DELAND, Fla. – A new exhibition at the Museum of Art in DeLand is shedding light on cultural heritage, the environment and social justice.
The solo exhibition, called “When There Is No Frontier,” includes more than 70 masterpieces by Cuban-American artist Reynier Llanes, who with a stroke of a brush reflects on the past and present.
“I needed to use metaphors to hide the message that I was trying to portray back in Cuba,” Llanes said from his Miami home.
Born in the small town of Pinar del Rio, Cuba where Llanes mastered his craft, he used hidden messages in his paintings to express his social and political views.
Llanes said that in Cuba, freedom of speech is prohibited by the communist government. He was concerned about his future, so in 2007, Llanes fled to South Florida on a makeshift boat where he now lives.
“(I was) trying to escape the island for six months so in that period of time I created a series of new paintings which I called it ‘Strange Visitor,’” the 36-year-old artist told News 6.
He explained he used that phrase to portray himself as a fly.
“When a fly comes into your home, you have a strange visitor. I called myself strange visitor coming to United States. I was that fly,” Llanes said.
Pam Coffman, curator of education at the Museum of Art in DeLand, explained how each piece tells a different story from a different time using animals, like cows and pigs, fruits and a coffee machine used to make Cuban coffee.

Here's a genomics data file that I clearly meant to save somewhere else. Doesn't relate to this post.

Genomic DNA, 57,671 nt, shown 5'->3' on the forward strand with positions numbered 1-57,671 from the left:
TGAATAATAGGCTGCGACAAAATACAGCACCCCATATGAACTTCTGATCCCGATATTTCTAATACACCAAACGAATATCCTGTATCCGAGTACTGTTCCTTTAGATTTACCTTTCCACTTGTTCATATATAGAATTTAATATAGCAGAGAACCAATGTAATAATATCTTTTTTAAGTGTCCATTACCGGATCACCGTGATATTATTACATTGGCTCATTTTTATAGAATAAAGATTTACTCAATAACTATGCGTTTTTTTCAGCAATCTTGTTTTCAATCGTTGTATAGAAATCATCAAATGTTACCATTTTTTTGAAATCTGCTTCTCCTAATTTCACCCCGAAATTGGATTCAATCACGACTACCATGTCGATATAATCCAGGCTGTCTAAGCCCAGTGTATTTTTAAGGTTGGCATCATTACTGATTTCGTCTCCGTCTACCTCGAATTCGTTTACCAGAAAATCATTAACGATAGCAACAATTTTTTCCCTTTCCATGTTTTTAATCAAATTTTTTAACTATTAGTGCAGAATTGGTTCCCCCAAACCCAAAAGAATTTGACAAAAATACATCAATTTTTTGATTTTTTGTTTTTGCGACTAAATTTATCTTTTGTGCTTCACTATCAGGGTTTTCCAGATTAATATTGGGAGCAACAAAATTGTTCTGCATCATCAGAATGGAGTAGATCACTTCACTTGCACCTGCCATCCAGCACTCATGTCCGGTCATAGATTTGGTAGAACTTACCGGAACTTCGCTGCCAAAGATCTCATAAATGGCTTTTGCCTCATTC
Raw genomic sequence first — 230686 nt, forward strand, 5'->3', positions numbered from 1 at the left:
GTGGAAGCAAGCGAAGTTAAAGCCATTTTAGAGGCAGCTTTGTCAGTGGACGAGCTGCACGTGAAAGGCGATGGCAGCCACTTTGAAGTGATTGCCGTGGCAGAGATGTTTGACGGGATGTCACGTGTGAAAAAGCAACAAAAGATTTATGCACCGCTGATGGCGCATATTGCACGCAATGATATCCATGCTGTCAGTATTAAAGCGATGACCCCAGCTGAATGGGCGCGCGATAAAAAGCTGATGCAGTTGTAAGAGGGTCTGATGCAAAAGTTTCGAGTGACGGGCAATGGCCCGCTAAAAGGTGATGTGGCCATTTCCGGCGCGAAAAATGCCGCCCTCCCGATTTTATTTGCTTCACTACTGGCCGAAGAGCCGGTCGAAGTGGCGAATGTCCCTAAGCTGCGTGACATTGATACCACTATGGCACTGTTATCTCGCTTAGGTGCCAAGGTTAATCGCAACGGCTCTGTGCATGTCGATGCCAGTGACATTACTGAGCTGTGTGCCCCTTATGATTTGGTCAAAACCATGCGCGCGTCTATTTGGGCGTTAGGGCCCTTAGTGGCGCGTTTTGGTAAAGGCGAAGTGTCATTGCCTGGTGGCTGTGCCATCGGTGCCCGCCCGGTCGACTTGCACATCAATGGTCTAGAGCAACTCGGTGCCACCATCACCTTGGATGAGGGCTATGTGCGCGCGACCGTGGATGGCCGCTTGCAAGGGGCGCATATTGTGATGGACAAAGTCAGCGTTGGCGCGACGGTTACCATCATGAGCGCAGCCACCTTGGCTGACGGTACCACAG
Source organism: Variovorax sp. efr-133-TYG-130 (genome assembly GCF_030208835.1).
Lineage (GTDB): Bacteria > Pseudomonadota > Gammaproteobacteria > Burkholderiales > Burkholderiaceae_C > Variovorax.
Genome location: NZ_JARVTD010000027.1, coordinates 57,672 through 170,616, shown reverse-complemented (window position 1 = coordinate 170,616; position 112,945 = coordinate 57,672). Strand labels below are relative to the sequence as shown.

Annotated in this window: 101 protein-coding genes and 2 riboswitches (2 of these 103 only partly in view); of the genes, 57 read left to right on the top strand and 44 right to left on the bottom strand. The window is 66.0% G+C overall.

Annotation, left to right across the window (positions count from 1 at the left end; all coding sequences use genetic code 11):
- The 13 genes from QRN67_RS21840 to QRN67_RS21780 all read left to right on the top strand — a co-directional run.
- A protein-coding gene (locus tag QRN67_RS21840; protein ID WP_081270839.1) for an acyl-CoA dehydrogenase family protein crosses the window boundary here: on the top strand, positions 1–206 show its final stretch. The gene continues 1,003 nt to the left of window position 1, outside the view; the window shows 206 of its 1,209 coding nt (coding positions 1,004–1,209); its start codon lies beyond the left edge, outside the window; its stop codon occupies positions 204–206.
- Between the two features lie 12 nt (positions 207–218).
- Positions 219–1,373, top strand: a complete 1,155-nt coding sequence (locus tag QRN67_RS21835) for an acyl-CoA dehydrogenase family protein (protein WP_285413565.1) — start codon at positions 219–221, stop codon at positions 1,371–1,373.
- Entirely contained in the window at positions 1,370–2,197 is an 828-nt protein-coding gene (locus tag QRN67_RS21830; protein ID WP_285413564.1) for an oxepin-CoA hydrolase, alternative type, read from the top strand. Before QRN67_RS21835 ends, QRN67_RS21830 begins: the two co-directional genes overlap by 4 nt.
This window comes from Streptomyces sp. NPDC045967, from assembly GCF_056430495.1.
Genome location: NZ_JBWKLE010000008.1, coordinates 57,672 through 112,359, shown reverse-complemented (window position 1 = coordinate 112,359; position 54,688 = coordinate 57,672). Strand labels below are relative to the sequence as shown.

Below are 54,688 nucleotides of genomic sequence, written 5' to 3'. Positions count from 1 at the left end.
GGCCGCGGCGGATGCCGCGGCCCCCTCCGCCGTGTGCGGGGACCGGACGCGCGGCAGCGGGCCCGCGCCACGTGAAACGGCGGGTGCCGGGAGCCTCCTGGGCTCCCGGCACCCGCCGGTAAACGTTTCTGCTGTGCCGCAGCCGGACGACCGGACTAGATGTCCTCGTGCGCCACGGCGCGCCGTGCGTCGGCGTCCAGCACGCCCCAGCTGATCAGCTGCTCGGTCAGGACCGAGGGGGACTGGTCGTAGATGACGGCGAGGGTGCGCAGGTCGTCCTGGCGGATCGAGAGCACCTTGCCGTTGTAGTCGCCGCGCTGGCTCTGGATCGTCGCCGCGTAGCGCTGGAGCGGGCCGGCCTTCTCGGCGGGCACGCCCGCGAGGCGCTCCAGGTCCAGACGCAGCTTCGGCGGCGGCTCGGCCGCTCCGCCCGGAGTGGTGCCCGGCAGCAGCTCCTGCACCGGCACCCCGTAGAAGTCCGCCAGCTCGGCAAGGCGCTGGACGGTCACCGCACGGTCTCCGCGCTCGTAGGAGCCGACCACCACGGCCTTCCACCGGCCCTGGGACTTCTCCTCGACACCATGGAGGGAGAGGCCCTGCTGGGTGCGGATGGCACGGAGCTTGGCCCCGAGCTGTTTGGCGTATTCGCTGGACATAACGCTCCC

“Cow meat and milk were not allowed after the children were a certain age for the main people in Cuba so that goes back to his memories,” Coffman said. “There’s a lot of metaphors and symbols in his work. You’ll see microphones, you’ll see typewriters, you’ll see different kinds of ways that we’ve communicated technologically through time.”
The young painter comes from a family of doctors and is using his craft to give tragedy a brighter outlook, like he did with a painting portraying George Floyd.
“I did this painting not the way of portraying sadness or brutality but trying to portray it in a beautiful way,” he said.
In the painting, Floyd is dressed in white and is floating.
“Dressed in white, not pinned down, floating in the air pointing forward with this look on his face of almost an anticipation and hopefulness that there’s something better, and out of all of that tragedy, things are gonna change,” Coffman said of her interpretation of the piece.
Llanes uses watercolor, coffee and mixed media, which is a combination of different materials, to depict his thoughts.
One of his paintings is named after a piece from Cuban poet José Martí about last year’s historic protests on the island.
It’s called “I Cultivate The White Rose,” or “Cultivo una rosa blanca.”
“I do love my country. I do love the landscape of my country, I do love my people, the flavor of my food,” Llanes said. “It’s a pity because I don’t think no one wants to leave their country.”
He considers himself a journalist, too, who tells stories.
“It’s just so incredibly mystical and magical,” Coffman said. “I think the beauty of this exhibition and the magic of his work is everyone is going to go away with a story and they’re going to be touched in some way about it.”
The exhibit will be on display through August 28th at the Museum of Art in Deland.
General admission tickets are $5 and kids 12 or younger are free.
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